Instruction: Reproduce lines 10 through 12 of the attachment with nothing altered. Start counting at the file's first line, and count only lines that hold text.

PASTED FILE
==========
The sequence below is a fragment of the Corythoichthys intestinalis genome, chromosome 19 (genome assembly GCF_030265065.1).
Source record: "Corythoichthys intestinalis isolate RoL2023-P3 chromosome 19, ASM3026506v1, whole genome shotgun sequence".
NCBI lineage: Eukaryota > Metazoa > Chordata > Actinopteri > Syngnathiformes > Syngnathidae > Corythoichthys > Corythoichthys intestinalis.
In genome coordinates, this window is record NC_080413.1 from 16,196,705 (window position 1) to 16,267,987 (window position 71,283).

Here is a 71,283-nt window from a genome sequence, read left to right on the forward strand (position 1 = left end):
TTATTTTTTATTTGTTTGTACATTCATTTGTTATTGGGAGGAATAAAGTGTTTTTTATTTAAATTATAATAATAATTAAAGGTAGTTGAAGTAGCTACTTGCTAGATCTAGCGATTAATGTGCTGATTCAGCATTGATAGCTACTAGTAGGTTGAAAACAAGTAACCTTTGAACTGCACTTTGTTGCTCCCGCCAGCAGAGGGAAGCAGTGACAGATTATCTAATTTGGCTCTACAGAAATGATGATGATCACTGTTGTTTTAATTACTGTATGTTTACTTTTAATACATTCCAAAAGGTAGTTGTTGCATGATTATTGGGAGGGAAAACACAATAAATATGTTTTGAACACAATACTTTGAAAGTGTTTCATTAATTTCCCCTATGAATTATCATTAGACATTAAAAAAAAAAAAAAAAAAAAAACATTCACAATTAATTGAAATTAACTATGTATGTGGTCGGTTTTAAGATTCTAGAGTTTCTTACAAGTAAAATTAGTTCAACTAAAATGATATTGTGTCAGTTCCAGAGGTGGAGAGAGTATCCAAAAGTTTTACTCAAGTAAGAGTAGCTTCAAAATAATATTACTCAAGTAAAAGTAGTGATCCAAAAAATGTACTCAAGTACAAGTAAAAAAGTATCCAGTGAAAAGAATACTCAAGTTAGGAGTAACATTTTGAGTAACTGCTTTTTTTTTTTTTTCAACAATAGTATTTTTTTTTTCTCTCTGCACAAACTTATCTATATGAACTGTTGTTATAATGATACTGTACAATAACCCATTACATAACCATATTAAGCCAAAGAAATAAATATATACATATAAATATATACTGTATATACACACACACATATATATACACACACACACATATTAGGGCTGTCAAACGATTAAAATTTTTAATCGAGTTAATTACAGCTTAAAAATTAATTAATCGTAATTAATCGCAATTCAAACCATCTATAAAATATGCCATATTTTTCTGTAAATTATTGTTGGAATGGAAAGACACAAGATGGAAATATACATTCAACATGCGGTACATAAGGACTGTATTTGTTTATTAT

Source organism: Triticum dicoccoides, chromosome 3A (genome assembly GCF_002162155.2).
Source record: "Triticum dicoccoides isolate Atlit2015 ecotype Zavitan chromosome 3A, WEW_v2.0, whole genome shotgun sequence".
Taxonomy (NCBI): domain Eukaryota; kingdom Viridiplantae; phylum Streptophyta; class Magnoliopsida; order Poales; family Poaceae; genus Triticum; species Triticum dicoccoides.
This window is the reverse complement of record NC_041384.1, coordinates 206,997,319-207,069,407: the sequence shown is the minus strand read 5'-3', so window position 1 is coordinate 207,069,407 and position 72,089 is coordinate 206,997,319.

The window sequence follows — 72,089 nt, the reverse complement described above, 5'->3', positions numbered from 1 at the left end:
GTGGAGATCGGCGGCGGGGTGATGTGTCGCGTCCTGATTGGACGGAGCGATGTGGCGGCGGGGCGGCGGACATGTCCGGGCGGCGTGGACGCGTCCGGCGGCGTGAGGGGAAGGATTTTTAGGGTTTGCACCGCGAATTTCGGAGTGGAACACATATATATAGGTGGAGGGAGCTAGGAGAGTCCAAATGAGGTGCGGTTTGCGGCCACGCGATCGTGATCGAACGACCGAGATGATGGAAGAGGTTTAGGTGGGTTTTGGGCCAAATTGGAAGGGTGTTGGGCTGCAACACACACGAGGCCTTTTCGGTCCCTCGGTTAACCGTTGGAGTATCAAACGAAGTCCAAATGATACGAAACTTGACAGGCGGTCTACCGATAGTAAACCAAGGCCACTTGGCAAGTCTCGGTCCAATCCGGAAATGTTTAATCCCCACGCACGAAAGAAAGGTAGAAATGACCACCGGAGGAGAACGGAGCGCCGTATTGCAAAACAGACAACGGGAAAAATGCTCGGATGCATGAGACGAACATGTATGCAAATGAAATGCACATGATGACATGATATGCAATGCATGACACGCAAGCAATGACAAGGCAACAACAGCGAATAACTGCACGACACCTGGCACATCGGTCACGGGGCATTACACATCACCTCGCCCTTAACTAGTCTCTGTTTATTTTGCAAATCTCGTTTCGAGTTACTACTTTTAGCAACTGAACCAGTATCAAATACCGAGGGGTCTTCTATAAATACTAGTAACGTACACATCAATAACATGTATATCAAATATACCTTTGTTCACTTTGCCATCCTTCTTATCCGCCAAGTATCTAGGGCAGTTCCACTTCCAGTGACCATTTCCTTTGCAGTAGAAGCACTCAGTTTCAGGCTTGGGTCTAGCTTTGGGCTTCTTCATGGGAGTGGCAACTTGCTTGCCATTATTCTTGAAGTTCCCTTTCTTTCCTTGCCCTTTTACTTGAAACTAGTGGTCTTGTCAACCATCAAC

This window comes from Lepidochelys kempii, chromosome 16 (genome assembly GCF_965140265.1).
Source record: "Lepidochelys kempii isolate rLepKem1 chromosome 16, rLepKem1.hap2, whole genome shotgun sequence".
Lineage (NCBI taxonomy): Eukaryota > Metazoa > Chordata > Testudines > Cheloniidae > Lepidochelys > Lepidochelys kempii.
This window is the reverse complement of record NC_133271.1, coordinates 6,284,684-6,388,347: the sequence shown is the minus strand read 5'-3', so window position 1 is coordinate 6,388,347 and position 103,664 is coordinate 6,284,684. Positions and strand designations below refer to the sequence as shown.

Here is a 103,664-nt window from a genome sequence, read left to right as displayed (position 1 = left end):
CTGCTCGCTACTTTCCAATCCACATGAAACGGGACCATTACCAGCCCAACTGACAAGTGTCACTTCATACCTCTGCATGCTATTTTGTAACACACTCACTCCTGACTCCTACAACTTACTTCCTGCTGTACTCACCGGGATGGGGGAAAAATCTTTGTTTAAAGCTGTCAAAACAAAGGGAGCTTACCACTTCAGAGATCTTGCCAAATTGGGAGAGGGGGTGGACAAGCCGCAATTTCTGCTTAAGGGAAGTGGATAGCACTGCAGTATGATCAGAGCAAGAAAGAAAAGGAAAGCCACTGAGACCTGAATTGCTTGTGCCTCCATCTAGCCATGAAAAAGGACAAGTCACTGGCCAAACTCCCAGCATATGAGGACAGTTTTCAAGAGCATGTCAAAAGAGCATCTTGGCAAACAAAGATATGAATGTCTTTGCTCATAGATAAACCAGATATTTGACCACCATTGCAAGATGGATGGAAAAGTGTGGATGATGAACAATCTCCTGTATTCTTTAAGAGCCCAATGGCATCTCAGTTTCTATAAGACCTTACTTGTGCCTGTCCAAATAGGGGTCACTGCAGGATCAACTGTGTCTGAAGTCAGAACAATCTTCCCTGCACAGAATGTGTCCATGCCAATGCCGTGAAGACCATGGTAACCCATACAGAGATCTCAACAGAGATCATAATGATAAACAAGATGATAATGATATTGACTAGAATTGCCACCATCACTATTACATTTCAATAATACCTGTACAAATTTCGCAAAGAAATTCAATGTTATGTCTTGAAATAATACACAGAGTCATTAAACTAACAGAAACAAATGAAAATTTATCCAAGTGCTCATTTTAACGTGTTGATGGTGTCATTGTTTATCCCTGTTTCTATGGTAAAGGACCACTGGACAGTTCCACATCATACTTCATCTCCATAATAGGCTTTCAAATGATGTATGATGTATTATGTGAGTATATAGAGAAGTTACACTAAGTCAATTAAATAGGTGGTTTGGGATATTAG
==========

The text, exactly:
This window is the reverse complement of record NC_041384.1, coordinates 206,997,319-207,069,407: the sequence shown is the minus strand read 5'-3', so window position 1 is coordinate 207,069,407 and position 72,089 is coordinate 206,997,319.

The window sequence follows — 72,089 nt, the reverse complement described above, 5'->3', positions numbered from 1 at the left end:
GTGGAGATCGGCGGCGGGGTGATGTGTCGCGTCCTGATTGGACGGAGCGATGTGGCGGCGGGGCGGCGGACATGTCCGGGCGGCGTGGACGCGTCCGGCGGCGTGAGGGGAAGGATTTTTAGGGTTTGCACCGCGAATTTCGGAGTGGAACACATATATATAGGTGGAGGGAGCTAGGAGAGTCCAAATGAGGTGCGGTTTGCGGCCACGCGATCGTGATCGAACGACCGAGATGATGGAAGAGGTTTAGGTGGGTTTTGGGCCAAATTGGAAGGGTGTTGGGCTGCAACACACACGAGGCCTTTTCGGTCCCTCGGTTAACCGTTGGAGTATCAAACGAAGTCCAAATGATACGAAACTTGACAGGCGGTCTACCGATAGTAAACCAAGGCCACTTGGCAAGTCTCGGTCCAATCCGGAAATGTTTAATCCCCACGCACGAAAGAAAGGTAGAAATGACCACCGGAGGAGAACGGAGCGCCGTATTGCAAAACAGACAACGGGAAAAATGCTCGGATGCATGAGACGAACATGTATGCAAATGAAATGCACATGATGACATGATATGCAATGCATGACACGCAAGCAATGACAAGGCAACAACAGCGAATAACTGCACGACACCTGGCACATCGGTCACGGGGCATTACACATCACCTCGCCCTTAACTAGTCTCTGTTTATTTTGCAAATCTCGTTTCGAGTTACTACTTTTAGCAACTGAACCAGTATCAAATACCGAGGGGTCTTCTATAAATACTAGTAACGTACACATCAATAACATGTATATCAAATATACCTTTGTTCACTTTGCCATCCTTCTTATCCGCCAAGTATCTAGGGCAGTTCCACTTCCAGTGACCATTTCCTTTGCAGTAGAAGCACTCAGTTTCAGGCTTGGGTCTAGCTTTGGGCTTCTTCATGGGAGTGGCAACTTGCTTGCCATTATTCTTGAAGTTCCCTTTCTTTCCTTGCCCTTTTACTTGAAACTAGTGGTCTTGTCAACCATCAAC